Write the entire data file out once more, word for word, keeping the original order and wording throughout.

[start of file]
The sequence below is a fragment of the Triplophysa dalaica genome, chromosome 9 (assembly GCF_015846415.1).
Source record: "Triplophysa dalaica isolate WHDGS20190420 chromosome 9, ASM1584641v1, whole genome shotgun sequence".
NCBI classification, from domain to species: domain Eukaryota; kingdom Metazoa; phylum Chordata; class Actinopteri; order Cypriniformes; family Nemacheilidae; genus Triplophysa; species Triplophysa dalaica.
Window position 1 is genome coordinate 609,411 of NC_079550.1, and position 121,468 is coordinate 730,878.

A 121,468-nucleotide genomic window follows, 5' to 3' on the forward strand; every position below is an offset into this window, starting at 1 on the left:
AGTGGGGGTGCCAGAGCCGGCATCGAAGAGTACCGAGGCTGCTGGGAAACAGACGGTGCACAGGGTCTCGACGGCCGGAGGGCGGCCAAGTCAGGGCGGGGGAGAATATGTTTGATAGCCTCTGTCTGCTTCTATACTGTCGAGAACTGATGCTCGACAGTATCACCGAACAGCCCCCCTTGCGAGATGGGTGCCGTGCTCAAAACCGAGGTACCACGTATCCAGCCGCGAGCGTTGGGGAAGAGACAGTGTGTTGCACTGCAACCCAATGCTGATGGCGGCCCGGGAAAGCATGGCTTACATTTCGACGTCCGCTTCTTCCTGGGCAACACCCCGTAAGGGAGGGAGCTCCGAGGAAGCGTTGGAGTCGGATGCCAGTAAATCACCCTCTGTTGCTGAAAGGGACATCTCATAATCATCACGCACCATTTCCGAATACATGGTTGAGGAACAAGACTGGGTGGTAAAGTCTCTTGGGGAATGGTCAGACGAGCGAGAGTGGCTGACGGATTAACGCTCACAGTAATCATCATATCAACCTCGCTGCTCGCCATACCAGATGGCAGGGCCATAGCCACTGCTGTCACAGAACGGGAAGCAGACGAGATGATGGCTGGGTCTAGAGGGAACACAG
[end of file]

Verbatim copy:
The sequence below is a fragment of the Triplophysa dalaica genome, chromosome 9 (assembly GCF_015846415.1).
Source record: "Triplophysa dalaica isolate WHDGS20190420 chromosome 9, ASM1584641v1, whole genome shotgun sequence".
NCBI classification, from domain to species: domain Eukaryota; kingdom Metazoa; phylum Chordata; class Actinopteri; order Cypriniformes; family Nemacheilidae; genus Triplophysa; species Triplophysa dalaica.
Window position 1 is genome coordinate 609,411 of NC_079550.1, and position 121,468 is coordinate 730,878.

A 121,468-nucleotide genomic window follows, 5' to 3' on the forward strand; every position below is an offset into this window, starting at 1 on the left:
AGTGGGGGTGCCAGAGCCGGCATCGAAGAGTACCGAGGCTGCTGGGAAACAGACGGTGCACAGGGTCTCGACGGCCGGAGGGCGGCCAAGTCAGGGCGGGGGAGAATATGTTTGATAGCCTCTGTCTGCTTCTATACTGTCGAGAACTGATGCTCGACAGTATCACCGAACAGCCCCCCTTGCGAGATGGGTGCCGTGCTCAAAACCGAGGTACCACGTATCCAGCCGCGAGCGTTGGGGAAGAGACAGTGTGTTGCACTGCAACCCAATGCTGATGGCGGCCCGGGAAAGCATGGCTTACATTTCGACGTCCGCTTCTTCCTGGGCAACACCCCGTAAGGGAGGGAGCTCCGAGGAAGCGTTGGAGTCGGATGCCAGTAAATCACCCTCTGTTGCTGAAAGGGACATCTCATAATCATCACGCACCATTTCCGAATACATGGTTGAGGAACAAGACTGGGTGGTAAAGTCTCTTGGGGAATGGTCAGACGAGCGAGAGTGGCTGACGGATTAACGCTCACAGTAATCATCATATCAACCTCGCTGCTCGCCATACCAGATGGCAGGGCCATAGCCACTGCTGTCACAGAACGGGAAGCAGACGAGATGATGGCTGGGTCTAGAGGGAACACAG